Left-wing parties must win 300,000 more votes than conservative parties in order to achieve the same electoral result due to the redrawing of electoral districts, according to Robert Laszlo of Political Capital.
The election law of 2011 decreased from 176 to 106 the number of electoral districts. According to Laszlo, when drawing up the new electoral map, the government did so with the interests of the governing parties in mind. Traditional left wing districts were split up and attached to neighboring electoral districts where Fidesz enjoyed a higher level of support.
Based on his analysis, Laszlo concludes that in order for the left-wing opposition to secure 100 out of 199 seats in parliament, it must obtain 300,000 more votes than for the governing party. He says the reason the number of authorized voters per electoral district varies between 65,000 and 85,000 is because conservative districts were made smaller and left-wing districts were made bigger in order to dilute the left-wing vote. This means conservative candidates need fewer votes in electoral districts leaning to the right than left-wing candidates do in electoral districts leaning to the left.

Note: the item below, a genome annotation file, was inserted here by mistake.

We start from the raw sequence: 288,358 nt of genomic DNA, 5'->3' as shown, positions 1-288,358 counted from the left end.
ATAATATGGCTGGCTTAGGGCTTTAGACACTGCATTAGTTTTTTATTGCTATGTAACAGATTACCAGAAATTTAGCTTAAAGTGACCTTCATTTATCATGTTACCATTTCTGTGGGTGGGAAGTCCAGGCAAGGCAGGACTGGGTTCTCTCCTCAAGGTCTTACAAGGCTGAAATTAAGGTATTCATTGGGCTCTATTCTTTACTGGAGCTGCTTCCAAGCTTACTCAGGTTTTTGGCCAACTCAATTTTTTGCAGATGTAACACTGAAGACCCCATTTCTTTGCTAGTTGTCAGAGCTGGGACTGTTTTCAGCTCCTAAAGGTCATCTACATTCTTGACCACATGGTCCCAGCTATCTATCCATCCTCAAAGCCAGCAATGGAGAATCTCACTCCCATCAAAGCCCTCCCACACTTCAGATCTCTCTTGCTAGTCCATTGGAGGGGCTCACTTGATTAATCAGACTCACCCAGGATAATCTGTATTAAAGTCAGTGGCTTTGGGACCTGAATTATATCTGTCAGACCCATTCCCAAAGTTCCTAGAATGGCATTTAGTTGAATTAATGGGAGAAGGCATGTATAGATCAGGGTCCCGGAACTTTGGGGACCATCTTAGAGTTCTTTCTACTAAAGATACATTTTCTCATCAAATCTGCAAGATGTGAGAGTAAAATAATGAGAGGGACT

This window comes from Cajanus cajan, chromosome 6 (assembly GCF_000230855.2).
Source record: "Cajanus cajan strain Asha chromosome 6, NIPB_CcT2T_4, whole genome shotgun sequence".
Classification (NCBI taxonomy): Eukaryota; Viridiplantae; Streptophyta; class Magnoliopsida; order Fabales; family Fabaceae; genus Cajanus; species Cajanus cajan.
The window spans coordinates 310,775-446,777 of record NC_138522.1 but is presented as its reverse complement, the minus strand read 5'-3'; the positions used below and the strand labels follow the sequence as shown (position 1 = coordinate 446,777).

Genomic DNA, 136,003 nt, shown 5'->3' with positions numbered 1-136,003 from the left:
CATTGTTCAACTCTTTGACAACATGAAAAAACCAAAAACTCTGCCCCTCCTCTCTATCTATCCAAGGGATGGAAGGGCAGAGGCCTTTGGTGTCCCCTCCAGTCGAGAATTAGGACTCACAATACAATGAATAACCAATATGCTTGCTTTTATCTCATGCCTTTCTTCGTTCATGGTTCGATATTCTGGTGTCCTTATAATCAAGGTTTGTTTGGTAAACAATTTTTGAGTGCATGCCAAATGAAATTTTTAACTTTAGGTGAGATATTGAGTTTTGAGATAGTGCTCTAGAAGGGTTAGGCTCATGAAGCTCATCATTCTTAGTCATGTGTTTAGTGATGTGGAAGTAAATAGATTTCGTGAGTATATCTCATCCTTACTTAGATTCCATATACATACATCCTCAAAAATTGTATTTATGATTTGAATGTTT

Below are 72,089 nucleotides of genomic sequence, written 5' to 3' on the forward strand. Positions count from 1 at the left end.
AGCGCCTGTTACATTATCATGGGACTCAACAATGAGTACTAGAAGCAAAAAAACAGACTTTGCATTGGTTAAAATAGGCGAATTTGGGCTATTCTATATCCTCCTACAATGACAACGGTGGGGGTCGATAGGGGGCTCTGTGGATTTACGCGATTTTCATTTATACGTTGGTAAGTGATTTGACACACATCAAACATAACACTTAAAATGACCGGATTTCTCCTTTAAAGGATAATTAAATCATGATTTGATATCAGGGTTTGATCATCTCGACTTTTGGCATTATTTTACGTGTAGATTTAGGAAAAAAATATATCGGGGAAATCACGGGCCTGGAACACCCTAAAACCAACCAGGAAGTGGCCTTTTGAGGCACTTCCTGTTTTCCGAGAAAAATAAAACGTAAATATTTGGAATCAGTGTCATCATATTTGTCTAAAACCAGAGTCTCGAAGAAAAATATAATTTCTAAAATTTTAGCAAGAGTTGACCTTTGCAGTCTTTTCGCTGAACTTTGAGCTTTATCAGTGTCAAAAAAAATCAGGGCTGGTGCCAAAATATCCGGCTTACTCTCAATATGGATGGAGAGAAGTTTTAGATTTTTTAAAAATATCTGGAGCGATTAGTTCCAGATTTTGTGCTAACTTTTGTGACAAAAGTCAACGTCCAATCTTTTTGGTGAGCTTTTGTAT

Election expert Zoltan Toth says the new electoral districts are based on the elections results in 2006 and 2010, and that when redistricting the Fidesz-KDNP government took care to ensure that historically conservative regions remained intact.
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